Objective: In China, high-fat diets and excessive energy intake have led to an increasing prevalence of obesity which was previously uncommon. The current study examined the effects of meal replacement (MR) on weight control in overweight or obese Chinese individuals with hyperlipidemia.
Methods: Patients, 18-65 years, with body mass index 25-35 kg/m(2) and triglycerides >1.7 and <5.4 mmol/L were enrolled. Major exclusion criteria were: type II diabetes, fasting glucose ≥7.0 mmol/L, glycosylated hemoglobin ≥6.5%; weight loss surgery or use of weight loss drugs; weight fluctuations >2%; use of cholesterol-lowering drugs. Eligible patients were randomized 1:1 to a high-protein (HP) diet (2.2 g protein/kg/day) or a standard-protein (SP) diet (1.1 g protein/kg/ day) provided twice daily for 3 months. Assessments included body weight, waist-hip ratio, body fat percentage, blood lipids, blood glucose, insulin, liver and kidney function.
Results: Although mean weight loss and percent BMI reduction were greater with HP than SP at 12 weeks, the differences were not significant. There was, however, a significantly greater decrease in waist-hip ratio with HP versus SP (-0.03 ± 0.03 vs. -0.01 ± 0.04; p < 0.05). Triglycerides decreased from baseline in both groups; however, the difference was not significant. Both HP and SP were well tolerated. This study demonstrated that in obese Chinese patients with hyperlipidemia, a protein-enriched MR diet resulted in significantly reduced waist circumference compared to a standard protein diet.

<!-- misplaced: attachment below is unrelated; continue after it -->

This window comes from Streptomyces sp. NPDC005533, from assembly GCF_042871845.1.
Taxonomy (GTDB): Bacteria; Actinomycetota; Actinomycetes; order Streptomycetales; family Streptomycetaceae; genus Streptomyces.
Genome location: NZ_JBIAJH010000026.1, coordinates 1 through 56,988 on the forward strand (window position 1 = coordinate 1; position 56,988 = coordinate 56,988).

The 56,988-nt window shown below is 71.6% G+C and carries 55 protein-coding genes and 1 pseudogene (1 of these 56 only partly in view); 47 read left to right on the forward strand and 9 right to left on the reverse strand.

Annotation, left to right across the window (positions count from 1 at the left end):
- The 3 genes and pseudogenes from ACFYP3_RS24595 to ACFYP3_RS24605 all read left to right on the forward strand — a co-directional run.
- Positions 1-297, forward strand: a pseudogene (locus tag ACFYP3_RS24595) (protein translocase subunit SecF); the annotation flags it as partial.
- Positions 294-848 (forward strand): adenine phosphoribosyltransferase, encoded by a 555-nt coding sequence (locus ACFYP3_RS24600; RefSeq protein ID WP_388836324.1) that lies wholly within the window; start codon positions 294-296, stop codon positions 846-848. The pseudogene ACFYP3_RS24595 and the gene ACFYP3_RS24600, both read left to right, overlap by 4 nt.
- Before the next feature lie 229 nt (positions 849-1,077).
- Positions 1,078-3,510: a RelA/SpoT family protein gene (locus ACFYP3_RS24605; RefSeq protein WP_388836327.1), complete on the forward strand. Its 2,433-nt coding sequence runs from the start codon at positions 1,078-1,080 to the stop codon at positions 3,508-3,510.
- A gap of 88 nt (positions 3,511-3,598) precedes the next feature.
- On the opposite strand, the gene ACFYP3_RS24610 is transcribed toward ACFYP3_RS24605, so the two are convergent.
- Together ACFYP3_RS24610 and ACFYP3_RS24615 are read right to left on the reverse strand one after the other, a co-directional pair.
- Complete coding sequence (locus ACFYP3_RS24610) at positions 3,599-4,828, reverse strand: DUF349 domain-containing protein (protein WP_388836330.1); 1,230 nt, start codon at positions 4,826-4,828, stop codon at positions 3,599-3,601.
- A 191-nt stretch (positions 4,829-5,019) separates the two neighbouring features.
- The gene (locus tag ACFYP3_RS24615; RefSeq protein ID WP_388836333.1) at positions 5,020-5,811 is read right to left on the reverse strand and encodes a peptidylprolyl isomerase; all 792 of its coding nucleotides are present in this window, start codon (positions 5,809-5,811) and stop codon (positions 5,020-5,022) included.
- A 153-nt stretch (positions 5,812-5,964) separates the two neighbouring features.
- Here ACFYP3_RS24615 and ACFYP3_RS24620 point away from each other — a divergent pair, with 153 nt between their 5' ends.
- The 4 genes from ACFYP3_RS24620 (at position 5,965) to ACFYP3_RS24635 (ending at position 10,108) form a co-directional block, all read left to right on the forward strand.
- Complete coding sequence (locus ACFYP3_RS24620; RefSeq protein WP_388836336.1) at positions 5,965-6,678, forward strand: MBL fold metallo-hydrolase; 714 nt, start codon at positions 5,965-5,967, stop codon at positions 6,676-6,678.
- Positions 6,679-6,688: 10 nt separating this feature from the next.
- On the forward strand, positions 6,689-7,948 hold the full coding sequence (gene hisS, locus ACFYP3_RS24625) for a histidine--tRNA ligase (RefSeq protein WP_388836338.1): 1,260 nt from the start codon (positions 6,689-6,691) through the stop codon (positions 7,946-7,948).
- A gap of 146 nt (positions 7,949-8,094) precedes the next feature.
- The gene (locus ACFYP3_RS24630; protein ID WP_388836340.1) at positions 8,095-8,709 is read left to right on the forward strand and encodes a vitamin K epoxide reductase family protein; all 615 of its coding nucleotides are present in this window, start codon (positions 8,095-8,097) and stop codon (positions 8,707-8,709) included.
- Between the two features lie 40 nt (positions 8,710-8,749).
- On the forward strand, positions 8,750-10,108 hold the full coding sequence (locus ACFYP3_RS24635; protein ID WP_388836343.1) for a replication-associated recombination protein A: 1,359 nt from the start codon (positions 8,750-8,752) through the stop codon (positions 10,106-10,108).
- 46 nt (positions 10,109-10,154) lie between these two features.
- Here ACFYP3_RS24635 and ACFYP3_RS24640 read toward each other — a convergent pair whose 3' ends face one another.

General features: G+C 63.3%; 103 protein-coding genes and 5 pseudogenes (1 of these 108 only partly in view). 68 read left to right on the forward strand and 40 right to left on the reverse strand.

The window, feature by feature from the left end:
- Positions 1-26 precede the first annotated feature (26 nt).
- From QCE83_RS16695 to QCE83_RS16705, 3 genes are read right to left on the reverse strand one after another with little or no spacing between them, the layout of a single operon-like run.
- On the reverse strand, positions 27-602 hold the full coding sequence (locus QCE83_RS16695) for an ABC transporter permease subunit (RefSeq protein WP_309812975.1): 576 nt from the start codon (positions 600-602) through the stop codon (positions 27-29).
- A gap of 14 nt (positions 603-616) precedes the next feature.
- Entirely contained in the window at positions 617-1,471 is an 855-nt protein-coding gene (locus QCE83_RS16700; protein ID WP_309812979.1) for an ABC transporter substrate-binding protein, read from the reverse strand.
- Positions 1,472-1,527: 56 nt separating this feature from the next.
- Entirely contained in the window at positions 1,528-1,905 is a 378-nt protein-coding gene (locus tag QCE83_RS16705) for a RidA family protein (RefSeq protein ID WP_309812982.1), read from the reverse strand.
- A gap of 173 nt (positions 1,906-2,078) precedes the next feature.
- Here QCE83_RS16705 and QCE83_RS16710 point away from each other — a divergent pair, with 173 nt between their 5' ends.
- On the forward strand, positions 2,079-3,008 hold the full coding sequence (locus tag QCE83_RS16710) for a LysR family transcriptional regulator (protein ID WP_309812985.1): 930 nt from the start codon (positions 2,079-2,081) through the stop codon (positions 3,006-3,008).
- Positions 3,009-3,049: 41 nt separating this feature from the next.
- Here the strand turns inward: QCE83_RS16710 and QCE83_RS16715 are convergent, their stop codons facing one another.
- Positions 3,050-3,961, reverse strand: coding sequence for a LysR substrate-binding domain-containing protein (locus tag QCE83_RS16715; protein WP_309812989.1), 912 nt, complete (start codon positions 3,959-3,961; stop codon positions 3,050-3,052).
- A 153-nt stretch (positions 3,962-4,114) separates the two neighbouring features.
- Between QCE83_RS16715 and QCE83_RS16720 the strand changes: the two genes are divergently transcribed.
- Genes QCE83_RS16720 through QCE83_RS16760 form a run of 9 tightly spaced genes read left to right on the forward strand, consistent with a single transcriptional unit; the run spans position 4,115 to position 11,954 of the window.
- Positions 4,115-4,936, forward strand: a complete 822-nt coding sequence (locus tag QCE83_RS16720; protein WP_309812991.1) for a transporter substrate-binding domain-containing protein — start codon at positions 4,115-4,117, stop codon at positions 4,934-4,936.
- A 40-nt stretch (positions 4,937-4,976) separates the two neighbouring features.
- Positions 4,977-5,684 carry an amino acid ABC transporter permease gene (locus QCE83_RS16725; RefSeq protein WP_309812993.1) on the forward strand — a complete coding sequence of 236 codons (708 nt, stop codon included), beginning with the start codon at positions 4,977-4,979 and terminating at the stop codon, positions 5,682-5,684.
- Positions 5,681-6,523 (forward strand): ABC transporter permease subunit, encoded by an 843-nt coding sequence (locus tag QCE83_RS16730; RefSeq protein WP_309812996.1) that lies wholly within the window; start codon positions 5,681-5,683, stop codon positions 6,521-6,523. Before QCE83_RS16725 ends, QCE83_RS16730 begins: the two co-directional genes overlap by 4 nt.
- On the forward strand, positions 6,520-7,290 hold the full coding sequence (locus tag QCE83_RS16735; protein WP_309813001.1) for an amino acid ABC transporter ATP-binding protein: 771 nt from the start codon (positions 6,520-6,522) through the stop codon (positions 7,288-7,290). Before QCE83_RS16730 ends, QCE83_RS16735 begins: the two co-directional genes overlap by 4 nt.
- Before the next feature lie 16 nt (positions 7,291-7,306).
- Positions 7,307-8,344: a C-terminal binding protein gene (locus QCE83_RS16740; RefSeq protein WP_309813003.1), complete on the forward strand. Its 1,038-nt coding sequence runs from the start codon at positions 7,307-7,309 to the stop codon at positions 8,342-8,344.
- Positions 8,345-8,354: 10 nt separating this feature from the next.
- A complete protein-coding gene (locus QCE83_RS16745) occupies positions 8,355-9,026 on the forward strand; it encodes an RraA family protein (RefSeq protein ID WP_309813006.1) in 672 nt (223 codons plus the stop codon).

Conclusion: This first study of protein-enriched partial meal replacement in a free-living Chinese population suggests a new and promising strategy for reducing abdominal obesity in China.
Keywords: daily energy nutrition; high-protein; hyperlipidemia; meal replacement; obese; overweight; waist circumference; weight loss.